This past week I was visiting the University of Delaware to attend the 3rd Skate Genome Annotation workshop, sponsored by the IDeA Network for Biomedical Research Excellence (INBRE) Program from the National Center of Research Resources at the National Institutes of Health.
As the title suggests, we’re looking at real data from the genome project of the Little Skate (Leucoraja erinacea). Why is this cool? Well firstly because all marine animals are totally awesome (Even vertebrates…I guess). Secondly, the Little Skate is often used as a model organism for understanding the human biology. L. erinacea is a Chondrichthyan fish, a primitive jawed vertebrate that branched off early from all living vertebrate species. The Little Skate functions like any typical vertebrate, possessing an adaptive immune system and a pressurized circulatory system (plus it grows fairly easily in tank); this species has significantly enhanced our knowledge of human physiology, immunology, stem cell and cancer biology, pharmacology, toxicology, and neurobiology. Having a complete genome sequence for the Little Skate will have huge benefits for developmental biology and biomedical research, and will also help to decipher evolution in sharks, rays, and higher vertebrates . With 49 chromosomes and an estimated genome size of 3.42 billion base pairs (slightly larger than the human genome), this species has considerably less genetic matter than other cartilaginous fishes (the genome of the dogfish shark, another closely related model organism, is double the size).“]
The most awesome thing about the Little Skate is its phenomenal power of regeneration. As in, it can grow back organs and amputated limbs. One of the big reasons for sequencing the genome is to characterize the genetic pathways and patterns of gene expression that enable this wound-healing response. If the Little Skate is an ancient vertebrate, then you could reason that limb regeneration is an ancestral trait that was subsequently lost in higher-level vertebrates. If we understand which genes turn on, could we eventually learn how to switch on limb regeneration in humans?“]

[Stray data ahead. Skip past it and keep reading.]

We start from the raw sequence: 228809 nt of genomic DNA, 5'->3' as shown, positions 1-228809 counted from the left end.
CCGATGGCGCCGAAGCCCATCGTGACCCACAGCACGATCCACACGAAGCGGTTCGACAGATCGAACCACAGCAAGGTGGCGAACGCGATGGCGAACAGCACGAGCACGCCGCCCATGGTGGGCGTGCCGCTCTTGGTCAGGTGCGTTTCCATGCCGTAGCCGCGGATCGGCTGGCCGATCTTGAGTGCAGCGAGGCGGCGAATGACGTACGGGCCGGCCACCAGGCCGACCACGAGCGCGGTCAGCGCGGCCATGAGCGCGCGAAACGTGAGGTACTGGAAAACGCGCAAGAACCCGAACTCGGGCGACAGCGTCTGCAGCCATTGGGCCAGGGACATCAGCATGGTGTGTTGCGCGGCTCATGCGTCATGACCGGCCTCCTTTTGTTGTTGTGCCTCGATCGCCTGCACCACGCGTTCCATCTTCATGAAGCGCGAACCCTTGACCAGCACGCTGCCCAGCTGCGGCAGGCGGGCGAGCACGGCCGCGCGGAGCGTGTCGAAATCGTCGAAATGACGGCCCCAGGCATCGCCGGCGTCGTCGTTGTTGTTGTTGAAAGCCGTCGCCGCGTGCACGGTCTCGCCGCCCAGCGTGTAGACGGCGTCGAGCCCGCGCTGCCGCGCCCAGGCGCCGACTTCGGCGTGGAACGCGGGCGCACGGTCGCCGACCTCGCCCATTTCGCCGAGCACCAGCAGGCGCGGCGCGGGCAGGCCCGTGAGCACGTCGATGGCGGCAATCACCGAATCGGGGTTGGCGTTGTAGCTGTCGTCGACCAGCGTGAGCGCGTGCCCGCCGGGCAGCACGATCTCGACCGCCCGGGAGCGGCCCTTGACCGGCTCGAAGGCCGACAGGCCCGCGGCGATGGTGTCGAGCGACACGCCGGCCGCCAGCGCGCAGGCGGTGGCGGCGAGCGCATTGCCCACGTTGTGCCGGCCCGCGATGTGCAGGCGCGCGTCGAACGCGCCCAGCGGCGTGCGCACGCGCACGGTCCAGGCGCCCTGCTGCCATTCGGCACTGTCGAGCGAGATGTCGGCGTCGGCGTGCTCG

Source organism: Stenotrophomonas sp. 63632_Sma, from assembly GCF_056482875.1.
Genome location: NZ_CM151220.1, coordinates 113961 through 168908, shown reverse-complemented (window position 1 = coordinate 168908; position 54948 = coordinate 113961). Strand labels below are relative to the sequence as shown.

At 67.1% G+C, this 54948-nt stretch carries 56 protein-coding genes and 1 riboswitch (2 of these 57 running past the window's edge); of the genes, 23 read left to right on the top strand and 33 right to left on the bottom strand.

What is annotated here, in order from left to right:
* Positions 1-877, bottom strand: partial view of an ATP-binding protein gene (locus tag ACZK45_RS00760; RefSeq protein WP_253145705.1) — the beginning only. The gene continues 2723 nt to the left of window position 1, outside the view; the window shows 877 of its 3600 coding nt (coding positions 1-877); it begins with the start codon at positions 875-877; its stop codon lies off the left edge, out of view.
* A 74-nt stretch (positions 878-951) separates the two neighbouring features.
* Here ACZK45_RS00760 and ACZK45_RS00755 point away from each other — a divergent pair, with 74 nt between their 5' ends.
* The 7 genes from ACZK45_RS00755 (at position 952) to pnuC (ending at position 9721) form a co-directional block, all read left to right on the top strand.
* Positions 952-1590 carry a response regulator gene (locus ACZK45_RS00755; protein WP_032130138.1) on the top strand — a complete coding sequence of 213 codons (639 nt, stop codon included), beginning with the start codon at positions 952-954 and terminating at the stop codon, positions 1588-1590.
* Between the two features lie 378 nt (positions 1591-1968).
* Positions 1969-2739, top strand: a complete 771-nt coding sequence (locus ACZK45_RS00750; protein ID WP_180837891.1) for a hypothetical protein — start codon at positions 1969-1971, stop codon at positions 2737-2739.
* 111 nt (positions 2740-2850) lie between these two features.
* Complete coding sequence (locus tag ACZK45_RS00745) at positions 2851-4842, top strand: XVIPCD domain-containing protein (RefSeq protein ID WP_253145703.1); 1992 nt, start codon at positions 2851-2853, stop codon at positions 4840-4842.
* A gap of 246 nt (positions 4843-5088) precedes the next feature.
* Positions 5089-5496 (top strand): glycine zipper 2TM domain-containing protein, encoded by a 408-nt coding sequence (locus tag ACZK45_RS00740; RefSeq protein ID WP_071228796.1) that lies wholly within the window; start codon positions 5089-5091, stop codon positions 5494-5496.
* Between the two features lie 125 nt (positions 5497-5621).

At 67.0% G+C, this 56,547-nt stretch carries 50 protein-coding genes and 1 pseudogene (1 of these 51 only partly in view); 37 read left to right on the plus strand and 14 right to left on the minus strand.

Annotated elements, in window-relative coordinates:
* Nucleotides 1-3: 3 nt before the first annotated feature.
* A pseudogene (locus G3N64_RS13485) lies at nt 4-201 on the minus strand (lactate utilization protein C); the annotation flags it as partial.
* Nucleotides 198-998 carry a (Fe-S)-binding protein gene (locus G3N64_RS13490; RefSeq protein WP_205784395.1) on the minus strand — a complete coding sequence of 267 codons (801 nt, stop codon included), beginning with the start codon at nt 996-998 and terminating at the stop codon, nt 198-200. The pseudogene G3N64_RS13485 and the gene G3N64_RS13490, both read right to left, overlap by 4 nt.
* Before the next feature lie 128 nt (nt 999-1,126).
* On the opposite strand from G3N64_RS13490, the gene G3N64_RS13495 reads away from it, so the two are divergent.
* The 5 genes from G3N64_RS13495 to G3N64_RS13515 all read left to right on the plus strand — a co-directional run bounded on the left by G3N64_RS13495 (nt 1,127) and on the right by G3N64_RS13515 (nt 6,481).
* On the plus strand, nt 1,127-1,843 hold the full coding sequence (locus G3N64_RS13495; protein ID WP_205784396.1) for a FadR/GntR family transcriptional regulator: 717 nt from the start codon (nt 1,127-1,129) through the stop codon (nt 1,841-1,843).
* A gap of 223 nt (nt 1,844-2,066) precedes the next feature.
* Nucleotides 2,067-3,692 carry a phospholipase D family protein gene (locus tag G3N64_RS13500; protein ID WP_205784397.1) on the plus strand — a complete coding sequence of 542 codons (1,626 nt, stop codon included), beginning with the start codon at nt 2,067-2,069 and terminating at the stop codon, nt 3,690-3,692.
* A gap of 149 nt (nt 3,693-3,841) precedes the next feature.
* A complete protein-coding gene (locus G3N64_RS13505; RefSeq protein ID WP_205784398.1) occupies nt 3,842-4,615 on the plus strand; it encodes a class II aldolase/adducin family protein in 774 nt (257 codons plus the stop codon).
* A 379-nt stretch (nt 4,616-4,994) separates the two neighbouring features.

A smaller genome is also cheaper to sequence (making scientists happy) and equals a better chance of a successful assembly. Although we hear about new genomes being sequenced on a weekly basis, this stuff is hard work. Take the human genome—our Homo Sapiens genome assembly is pretty damn good (nevermind ten years old already), yet there are STILL bits and pieces of sequence that don’t seem to fit in anywhere. Imagine you’re thisclose to completing a 2,000 piece puzzle, but you’ve got a bunch of holes and your extra pieces are all the wrong shape and size (e.g. you probably wrongly jammed in a piece somewhere in there…now you have to find it and swap it out). In a genome, we’ve got genes flanked by repetitive ‘junk’ DNA. A lot of times we don’t have long enough sequence bridges to span the gap of these repetitive regions; with the newest technologies each sequenced strand of DNA (what us biologists refer to as ‘reads’) is 100-150 base pairs long, but repetitive regions can be thousands of bases in length. The Skate Genome project currently has sequenced over 3 BILLION reads and given us 59x coverage of the genome (meaning every position in the genome has theoretically been sequenced 59 times) but there STILL isn’t enough data for a good assembly. The current assembly has the genome spit into 3 million contigs (longer stretches of DNA stuck together), with the longest contigs around 21,000 bases in length. Curse you, repetitive elements! Nevertheless, we’re making slow and steady progress; the data that we do have is helping to train undergrads, postdocs, and new genomicists in genome assembly and protein identification. Our undergrad from UNH was dreaming about gene annotation by the end of the week…